A series of administrative orders was announced by Atlanta Mayor Keisha Lance Bottoms on Monday, mainly on the usage of force policies after a black man was shot dead last week by police, which led to a new wave of protests in the city. Bottoms told the media that the new rules would require officers to implement de-escalation measures prior to using physical force, while all incidents of deadly force must get reported to the city's citizen review board.
Further measures include convening a body to propose solutions related to police misconduct on state grievances, at the same time it will require officers to intervene upon seeing another officer using inappropriate force. The officers shall also report such incidents to a supervisor.
'Great Deal Of Work'
Bottoms said that it was the start of a "great deal of work" to do everything in order to protect the communities. "It is very clear our police officers should be guardians and not warriors within our communities," he added. These measures came a few days after the Atlanta police shot Rayshard Brooks, 27, yet another black man who died after George Floyd leading to a worldwide movement. The incident took place on Friday, also led to the resignation of Police Chief Erika Shields.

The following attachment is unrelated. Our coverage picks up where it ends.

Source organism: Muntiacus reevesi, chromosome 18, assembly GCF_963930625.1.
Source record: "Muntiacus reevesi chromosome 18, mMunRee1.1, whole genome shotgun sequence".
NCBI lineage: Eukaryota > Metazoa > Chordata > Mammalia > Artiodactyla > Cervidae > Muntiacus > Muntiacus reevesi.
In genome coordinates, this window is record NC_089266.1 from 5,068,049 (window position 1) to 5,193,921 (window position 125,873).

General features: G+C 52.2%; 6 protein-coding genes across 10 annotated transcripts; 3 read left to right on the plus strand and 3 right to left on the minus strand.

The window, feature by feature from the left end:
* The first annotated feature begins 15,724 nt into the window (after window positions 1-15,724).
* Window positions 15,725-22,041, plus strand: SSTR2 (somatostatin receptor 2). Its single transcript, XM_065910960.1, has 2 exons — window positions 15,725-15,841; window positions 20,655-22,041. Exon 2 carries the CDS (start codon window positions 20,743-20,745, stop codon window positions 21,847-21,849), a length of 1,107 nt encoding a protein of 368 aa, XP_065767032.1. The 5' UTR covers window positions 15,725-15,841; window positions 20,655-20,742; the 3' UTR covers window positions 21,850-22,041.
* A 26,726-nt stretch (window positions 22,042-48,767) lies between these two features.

After the incident, Bottoms said that there was indeed a need to take "an immediate look" at the training policies, Brooks incident on Friday night, said the mayor, "angered me and it saddened me beyond words."
The autopsy report found that Brooks had suffered two gunshot wounds in his back. Medical Examiners also ruled his death a homicide. Officer Garrett Rolfe who shot Brooks has not been charged in his death but was fired from the force on Sunday.
Alternative That Could Have Been Taken
Cedric Alexander, the former public safety director of Dekalb County, Georgia, now working as a police consultant, told the Associated Press that the officers could have defused the situation. Either by giving Brooks a ride home, or even by called an Uber, and let him sleep it off, as opposed to arresting him.
He questioned, "Are there other protocols that police could have taken?". Six officers from the incident are criminally charged. Recognizing this, Bottoms said that the morale in the city's police department was low.